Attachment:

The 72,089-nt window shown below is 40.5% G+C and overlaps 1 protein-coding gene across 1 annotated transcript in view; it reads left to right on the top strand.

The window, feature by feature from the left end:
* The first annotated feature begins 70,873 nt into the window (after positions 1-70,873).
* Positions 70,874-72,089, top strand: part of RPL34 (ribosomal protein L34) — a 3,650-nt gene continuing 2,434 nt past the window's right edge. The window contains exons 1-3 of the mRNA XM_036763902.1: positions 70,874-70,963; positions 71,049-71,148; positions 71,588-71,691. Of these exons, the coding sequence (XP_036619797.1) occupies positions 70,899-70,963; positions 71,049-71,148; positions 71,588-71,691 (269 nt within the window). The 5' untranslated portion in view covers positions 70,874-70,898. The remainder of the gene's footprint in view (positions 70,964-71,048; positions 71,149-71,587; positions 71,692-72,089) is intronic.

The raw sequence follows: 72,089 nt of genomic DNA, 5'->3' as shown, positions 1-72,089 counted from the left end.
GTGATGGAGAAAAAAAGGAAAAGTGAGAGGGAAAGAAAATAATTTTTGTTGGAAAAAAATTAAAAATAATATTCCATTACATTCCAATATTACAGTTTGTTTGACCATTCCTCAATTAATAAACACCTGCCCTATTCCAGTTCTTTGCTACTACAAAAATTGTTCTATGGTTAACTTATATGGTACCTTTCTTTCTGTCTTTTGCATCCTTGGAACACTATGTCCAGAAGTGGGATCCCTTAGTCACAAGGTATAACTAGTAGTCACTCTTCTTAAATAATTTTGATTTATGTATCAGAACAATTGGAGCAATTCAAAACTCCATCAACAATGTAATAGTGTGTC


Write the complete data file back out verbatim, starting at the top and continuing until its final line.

The 72,089-nt window shown below is 40.5% G+C and overlaps 1 protein-coding gene across 1 annotated transcript in view; it reads left to right on the top strand.

The window, feature by feature from the left end:
* The first annotated feature begins 70,873 nt into the window (after positions 1-70,873).
* Positions 70,874-72,089, top strand: part of RPL34 (ribosomal protein L34) — a 3,650-nt gene continuing 2,434 nt past the window's right edge. The window contains exons 1-3 of the mRNA XM_036763902.1: positions 70,874-70,963; positions 71,049-71,148; positions 71,588-71,691. Of these exons, the coding sequence (XP_036619797.1) occupies positions 70,899-70,963; positions 71,049-71,148; positions 71,588-71,691 (269 nt within the window). The 5' untranslated portion in view covers positions 70,874-70,898. The remainder of the gene's footprint in view (positions 70,964-71,048; positions 71,149-71,587; positions 71,692-72,089) is intronic.

The raw sequence follows: 72,089 nt of genomic DNA, 5'->3' as shown, positions 1-72,089 counted from the left end.
GTGATGGAGAAAAAAAGGAAAAGTGAGAGGGAAAGAAAATAATTTTTGTTGGAAAAAAATTAAAAATAATATTCCATTACATTCCAATATTACAGTTTGTTTGACCATTCCTCAATTAATAAACACCTGCCCTATTCCAGTTCTTTGCTACTACAAAAATTGTTCTATGGTTAACTTATATGGTACCTTTCTTTCTGTCTTTTGCATCCTTGGAACACTATGTCCAGAAGTGGGATCCCTTAGTCACAAGGTATAACTAGTAGTCACTCTTCTTAAATAATTTTGATTTATGTATCAGAACAATTGGAGCAATTCAAAACTCCATCAACAATGTAATAGTGTGTC